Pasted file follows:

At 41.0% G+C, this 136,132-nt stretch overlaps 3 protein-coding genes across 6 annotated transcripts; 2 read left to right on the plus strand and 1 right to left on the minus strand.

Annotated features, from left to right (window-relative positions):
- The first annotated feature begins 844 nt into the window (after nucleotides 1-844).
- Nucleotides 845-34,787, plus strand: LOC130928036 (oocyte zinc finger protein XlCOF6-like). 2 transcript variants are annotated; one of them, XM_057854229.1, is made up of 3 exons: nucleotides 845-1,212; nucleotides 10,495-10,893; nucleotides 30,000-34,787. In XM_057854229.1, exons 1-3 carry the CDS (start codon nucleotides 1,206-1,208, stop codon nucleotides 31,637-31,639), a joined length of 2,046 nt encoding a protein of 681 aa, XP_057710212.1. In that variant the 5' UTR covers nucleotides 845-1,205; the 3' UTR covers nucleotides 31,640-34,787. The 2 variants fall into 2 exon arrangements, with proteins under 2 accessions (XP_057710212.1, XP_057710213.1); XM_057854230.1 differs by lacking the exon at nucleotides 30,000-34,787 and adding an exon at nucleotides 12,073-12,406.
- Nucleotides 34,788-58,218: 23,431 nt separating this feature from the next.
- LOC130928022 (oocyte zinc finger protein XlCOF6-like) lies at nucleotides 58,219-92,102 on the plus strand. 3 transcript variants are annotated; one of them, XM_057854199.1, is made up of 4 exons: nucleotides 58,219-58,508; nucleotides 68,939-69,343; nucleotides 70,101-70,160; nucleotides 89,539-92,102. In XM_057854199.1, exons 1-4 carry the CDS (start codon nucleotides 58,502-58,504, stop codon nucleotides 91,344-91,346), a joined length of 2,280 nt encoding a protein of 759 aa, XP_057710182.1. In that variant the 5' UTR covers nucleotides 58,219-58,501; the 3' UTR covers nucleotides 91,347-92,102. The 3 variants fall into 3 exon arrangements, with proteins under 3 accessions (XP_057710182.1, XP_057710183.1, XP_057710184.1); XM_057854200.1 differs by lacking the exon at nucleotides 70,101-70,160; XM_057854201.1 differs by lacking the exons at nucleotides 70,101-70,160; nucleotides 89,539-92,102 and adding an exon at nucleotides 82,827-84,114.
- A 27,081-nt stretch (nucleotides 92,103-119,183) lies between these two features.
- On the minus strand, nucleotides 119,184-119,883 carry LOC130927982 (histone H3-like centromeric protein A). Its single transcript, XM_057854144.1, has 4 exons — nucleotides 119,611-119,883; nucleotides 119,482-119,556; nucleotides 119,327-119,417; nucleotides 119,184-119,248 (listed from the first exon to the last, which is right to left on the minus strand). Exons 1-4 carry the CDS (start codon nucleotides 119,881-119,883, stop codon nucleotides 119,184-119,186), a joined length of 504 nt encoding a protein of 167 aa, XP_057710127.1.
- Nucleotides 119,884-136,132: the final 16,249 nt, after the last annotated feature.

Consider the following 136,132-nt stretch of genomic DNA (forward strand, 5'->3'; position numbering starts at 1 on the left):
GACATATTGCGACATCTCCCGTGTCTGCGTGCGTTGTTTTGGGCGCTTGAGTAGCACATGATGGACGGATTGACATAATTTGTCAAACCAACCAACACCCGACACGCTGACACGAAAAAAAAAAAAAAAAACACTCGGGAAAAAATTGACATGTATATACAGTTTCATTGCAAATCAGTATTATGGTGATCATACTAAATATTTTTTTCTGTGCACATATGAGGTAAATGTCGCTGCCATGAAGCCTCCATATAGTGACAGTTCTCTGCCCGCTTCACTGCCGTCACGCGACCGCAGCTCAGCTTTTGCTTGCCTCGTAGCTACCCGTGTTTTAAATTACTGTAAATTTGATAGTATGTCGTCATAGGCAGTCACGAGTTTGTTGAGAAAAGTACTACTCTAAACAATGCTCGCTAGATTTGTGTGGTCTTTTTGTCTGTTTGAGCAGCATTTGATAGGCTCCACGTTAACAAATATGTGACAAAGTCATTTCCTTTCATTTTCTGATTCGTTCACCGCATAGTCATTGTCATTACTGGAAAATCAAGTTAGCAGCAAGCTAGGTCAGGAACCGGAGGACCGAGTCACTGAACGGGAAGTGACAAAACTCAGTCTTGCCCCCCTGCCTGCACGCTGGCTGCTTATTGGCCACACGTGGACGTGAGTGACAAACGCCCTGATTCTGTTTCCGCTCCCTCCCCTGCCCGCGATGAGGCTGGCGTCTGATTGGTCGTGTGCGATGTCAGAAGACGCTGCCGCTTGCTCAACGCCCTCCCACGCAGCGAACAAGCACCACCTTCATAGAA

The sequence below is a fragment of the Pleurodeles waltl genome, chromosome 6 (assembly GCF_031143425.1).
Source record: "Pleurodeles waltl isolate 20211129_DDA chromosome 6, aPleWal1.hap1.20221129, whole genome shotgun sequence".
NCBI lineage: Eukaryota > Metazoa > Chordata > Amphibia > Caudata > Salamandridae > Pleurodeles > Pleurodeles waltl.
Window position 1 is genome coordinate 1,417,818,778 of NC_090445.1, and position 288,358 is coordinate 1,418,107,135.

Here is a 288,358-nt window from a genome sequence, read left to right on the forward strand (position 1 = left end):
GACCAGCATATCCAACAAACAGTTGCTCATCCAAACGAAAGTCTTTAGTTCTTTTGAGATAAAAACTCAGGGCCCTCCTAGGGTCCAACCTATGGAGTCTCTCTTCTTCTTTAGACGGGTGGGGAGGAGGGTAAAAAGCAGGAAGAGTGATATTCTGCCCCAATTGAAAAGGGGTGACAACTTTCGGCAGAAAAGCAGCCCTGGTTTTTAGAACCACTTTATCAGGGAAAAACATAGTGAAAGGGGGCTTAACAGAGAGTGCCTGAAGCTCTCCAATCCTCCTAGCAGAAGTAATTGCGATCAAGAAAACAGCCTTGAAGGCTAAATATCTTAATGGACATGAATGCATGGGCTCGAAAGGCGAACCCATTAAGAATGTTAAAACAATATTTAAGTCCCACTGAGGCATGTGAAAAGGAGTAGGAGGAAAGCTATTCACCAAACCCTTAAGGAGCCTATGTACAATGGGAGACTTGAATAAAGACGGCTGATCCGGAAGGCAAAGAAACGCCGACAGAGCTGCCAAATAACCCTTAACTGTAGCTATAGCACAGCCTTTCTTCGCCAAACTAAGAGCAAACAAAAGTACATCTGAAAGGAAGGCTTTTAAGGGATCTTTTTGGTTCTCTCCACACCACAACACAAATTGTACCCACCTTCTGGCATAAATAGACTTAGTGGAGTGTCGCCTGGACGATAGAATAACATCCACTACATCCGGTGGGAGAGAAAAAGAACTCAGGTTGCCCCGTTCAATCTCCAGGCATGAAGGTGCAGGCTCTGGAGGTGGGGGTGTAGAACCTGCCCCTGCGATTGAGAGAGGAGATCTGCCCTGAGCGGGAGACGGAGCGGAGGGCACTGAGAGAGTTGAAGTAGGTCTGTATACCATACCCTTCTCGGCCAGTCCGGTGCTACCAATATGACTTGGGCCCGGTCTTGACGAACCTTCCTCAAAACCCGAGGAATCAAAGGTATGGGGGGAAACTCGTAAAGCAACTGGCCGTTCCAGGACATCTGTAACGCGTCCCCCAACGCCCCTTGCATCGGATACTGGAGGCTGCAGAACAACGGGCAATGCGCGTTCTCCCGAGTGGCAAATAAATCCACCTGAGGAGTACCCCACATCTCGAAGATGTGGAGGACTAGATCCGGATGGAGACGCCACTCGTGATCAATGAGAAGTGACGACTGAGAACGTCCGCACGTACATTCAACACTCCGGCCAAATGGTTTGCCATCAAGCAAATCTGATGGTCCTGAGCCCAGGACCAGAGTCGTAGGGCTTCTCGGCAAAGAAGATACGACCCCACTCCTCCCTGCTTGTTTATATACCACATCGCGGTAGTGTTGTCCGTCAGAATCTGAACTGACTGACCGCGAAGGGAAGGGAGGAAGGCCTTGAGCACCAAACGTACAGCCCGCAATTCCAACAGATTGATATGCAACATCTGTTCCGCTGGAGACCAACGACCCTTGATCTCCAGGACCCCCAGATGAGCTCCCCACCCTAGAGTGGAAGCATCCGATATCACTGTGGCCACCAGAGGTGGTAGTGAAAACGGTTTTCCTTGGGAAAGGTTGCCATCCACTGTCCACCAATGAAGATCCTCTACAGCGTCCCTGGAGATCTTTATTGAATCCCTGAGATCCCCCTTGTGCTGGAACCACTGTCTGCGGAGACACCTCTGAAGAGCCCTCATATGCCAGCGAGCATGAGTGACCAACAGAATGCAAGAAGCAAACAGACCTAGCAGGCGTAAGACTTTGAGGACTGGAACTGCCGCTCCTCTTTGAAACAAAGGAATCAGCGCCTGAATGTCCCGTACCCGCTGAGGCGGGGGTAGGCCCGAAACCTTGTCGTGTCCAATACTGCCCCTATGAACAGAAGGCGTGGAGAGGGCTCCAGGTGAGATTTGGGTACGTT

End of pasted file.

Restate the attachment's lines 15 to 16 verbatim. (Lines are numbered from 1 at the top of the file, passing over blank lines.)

Window position 1 is genome coordinate 1,417,818,778 of NC_090445.1, and position 288,358 is coordinate 1,418,107,135.

Here is a 288,358-nt window from a genome sequence, read left to right on the forward strand (position 1 = left end):